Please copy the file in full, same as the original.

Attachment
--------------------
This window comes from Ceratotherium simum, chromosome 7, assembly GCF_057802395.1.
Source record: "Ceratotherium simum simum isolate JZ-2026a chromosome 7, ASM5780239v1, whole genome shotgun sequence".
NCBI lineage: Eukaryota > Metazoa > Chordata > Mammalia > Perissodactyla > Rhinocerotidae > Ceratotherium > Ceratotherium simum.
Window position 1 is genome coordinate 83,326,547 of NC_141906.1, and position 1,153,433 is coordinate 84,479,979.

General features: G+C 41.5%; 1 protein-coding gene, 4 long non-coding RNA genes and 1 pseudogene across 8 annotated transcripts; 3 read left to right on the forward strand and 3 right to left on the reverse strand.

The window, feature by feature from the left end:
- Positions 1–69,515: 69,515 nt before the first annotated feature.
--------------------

This window comes from Ceratotherium simum, chromosome 7, assembly GCF_057802395.1.
Source record: "Ceratotherium simum simum isolate JZ-2026a chromosome 7, ASM5780239v1, whole genome shotgun sequence".
NCBI lineage: Eukaryota > Metazoa > Chordata > Mammalia > Perissodactyla > Rhinocerotidae > Ceratotherium > Ceratotherium simum.
Window position 1 is genome coordinate 83,326,547 of NC_141906.1, and position 1,153,433 is coordinate 84,479,979.

General features: G+C 41.5%; 1 protein-coding gene, 4 long non-coding RNA genes and 1 pseudogene across 8 annotated transcripts; 3 read left to right on the forward strand and 3 right to left on the reverse strand.

The window, feature by feature from the left end:
- Positions 1–69,515: 69,515 nt before the first annotated feature.